English Study App for Chinese Middle School Students

UX Research and Core Concept

Photo Cred Micheal Prewett, Unsplash.com

Research

The first step that I needed to take was to more fully understand the people who will be involved in the use of the application and the current trends in educational technology.

The students.

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In short:

Teens may tend to overthink problems and get stuck in taking decision, so we should provide opportunities for decision making but not overload them with options

Teens like to curate and produce high quality artifacts, so we should provide them with a simple but good level of customization

Teens are becoming very self-conscious about themselves, we should celebrate their individuality, and focus on situations and context

The Parents

The parents of these learners will be mostly 35–40 years old Chinese mothers and fathers. They will be highly invested in their children's success, highly involved in their child’s learning, and highly motivated by graded performance.

In short:

Parents are highly involved, so they will need to know exactly when and how much their child should use the product.

Parents are performance focused, so they should be given a clear rubric on what constitutes successful use.

Parents are protective, so they need to know any risks of using the application before they use it.

Educational Technology

The landscape of educational technology has been changing rapidly as educators find new ways to apply powerful technology, but some core concepts have stayed the same.

In short:

All of these concepts should be utilized in the app, to maximize word recollection and overall subject mastery

The Concept

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Avoid over-gamification.

Peoples motivations for language proficiency are different ( some aim to make friends, others to reach professional competency), but by making the goal generic, like a trophy or points you are pointing learners away from seeing the real value of the skill they are learning.

Create engaging exercises.

There is some value in repetition (spaced repetition is known to be an effective tool for memorization, and there are plenty of great existing applications that demonstrate this) but humans fundamentally like to be challenged, and presented with problems that are at the edge of their current ability rather than squarely in the middle of it.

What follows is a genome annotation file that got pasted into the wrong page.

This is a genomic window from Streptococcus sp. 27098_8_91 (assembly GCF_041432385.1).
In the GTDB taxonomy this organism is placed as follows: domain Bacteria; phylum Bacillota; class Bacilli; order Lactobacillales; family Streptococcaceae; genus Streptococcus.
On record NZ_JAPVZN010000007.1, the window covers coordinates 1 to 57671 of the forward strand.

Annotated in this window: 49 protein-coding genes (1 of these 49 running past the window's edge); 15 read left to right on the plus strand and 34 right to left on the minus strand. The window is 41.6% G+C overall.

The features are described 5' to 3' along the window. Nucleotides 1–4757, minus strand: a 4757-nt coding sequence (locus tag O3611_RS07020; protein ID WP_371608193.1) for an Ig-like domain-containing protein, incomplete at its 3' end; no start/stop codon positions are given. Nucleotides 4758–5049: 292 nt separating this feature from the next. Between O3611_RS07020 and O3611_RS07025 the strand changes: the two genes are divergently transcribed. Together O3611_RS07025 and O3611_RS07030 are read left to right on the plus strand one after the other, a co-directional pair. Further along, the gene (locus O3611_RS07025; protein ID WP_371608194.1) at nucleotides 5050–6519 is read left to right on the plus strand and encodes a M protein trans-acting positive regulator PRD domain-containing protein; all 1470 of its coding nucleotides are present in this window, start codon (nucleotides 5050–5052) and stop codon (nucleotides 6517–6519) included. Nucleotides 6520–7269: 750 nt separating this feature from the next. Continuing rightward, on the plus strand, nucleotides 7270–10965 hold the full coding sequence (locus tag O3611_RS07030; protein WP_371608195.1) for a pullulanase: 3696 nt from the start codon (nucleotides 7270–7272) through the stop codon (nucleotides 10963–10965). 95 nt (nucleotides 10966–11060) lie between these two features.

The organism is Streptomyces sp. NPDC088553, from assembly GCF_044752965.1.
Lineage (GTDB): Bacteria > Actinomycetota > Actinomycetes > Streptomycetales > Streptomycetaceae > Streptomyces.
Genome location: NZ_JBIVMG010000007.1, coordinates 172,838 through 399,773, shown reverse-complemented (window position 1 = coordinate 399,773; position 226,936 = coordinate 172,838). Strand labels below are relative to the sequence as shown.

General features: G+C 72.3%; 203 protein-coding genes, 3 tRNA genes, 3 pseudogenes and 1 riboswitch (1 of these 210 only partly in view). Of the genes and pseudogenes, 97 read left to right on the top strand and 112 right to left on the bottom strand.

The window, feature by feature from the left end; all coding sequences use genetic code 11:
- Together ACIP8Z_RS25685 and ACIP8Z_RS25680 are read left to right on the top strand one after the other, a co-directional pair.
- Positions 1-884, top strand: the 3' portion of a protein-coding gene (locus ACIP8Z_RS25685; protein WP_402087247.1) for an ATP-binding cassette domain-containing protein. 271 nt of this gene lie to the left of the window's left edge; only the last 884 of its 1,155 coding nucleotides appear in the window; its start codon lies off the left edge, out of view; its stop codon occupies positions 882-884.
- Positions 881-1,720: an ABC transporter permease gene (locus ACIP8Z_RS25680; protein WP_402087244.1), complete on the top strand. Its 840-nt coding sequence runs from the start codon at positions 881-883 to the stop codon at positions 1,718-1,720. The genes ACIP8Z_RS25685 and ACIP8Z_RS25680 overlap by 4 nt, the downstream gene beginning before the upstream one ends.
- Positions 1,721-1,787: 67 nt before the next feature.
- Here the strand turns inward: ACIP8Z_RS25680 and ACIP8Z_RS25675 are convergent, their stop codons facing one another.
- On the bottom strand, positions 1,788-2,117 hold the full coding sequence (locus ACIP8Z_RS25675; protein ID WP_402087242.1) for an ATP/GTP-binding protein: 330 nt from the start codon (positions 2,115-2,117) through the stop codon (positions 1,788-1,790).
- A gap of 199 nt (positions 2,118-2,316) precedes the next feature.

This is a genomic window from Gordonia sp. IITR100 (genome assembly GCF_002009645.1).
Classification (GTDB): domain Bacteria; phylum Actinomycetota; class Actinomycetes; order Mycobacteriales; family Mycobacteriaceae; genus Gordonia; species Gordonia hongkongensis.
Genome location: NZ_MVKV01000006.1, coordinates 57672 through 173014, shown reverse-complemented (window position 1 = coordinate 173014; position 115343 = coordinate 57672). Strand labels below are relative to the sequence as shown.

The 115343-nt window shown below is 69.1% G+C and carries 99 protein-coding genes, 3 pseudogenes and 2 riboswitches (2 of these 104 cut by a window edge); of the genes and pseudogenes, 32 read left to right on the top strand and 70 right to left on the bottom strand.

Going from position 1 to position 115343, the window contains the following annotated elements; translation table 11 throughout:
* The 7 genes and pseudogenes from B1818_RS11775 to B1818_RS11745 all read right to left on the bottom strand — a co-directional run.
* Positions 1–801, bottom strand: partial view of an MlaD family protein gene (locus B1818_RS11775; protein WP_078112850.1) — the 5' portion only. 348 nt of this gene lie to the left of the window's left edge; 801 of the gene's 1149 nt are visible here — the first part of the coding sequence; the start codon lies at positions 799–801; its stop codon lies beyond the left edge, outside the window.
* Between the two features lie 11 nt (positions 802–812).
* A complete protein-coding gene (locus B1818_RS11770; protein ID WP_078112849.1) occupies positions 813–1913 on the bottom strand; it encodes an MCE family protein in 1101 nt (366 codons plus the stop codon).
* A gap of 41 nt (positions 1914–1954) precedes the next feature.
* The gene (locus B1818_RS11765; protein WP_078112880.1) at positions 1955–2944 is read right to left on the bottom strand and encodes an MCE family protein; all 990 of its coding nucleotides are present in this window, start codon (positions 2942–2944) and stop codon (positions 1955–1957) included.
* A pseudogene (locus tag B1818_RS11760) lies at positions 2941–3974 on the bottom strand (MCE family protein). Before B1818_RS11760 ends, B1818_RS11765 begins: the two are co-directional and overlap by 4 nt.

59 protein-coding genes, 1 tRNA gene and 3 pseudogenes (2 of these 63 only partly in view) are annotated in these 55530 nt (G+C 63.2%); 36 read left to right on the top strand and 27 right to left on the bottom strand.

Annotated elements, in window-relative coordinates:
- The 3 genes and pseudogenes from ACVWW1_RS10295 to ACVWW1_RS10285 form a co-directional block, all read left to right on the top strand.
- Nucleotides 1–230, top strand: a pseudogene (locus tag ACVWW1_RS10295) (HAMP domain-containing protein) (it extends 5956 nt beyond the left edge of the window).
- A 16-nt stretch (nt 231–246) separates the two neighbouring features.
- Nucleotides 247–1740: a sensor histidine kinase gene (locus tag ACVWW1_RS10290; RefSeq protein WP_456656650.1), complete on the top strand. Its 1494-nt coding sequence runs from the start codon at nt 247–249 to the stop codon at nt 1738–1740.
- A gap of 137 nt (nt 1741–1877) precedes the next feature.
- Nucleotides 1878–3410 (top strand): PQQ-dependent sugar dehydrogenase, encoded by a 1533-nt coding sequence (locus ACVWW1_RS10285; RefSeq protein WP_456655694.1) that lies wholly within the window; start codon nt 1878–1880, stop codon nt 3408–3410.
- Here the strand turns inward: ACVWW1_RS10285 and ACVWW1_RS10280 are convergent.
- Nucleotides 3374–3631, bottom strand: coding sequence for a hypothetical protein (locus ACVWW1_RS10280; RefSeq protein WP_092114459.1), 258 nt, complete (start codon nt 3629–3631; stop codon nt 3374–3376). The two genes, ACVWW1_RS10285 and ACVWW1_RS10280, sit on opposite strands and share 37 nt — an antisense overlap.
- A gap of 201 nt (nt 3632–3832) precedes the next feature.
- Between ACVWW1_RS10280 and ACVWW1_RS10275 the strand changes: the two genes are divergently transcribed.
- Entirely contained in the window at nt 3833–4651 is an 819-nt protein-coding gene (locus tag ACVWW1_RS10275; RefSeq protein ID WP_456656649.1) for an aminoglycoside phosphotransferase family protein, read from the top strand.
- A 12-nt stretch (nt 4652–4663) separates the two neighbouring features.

Breaking these patterns:

One of my favorite learning applications that I have ever used was an app called Codewars. This app is for learning how to solve word problems with code.

The Core Concepts

Freedom and Control.

Students at this age do not want to be told what to do. They get told what to do enough during their daily lives with tests, school, and parental expectations. They want to feel independent and empowered to explore within the applications that they use.

Quality vs quantity.

Students at this age want to be challenged, not hand-held, and at this age they know how to accept failure and learn from it, rather than being discouraged. Activities should be difficult enough that users can succeed, but may spend 5–10 minutes at each one.

Mobile-first design.

Because teenagers in this age group are so proficient with smart phones and use them so frequently, this application should be designed mobile-first to accommodate their preferences. This could be double checked by looking at the current research and asking students in classrooms survey questions about their mobile vs desktop computer use.

Contemporary Ed-Tech.

The application should utilize the best currently know techniques for E-learning. Spaced repetition, active learning, story-based learning, and game-based learning.

Parents should be involved.

The group that we are building for is clearly a secondary decision maker in many cases. This means that we are really designing for two users, the student and the parent, and we should take steps to make sure that the parent is also able to be involved in the use of the application.

Initial Prototypes

Initial balsamiq mockups

Product Manager + Software Developer. Interested in Travel, Culture, and the Internet.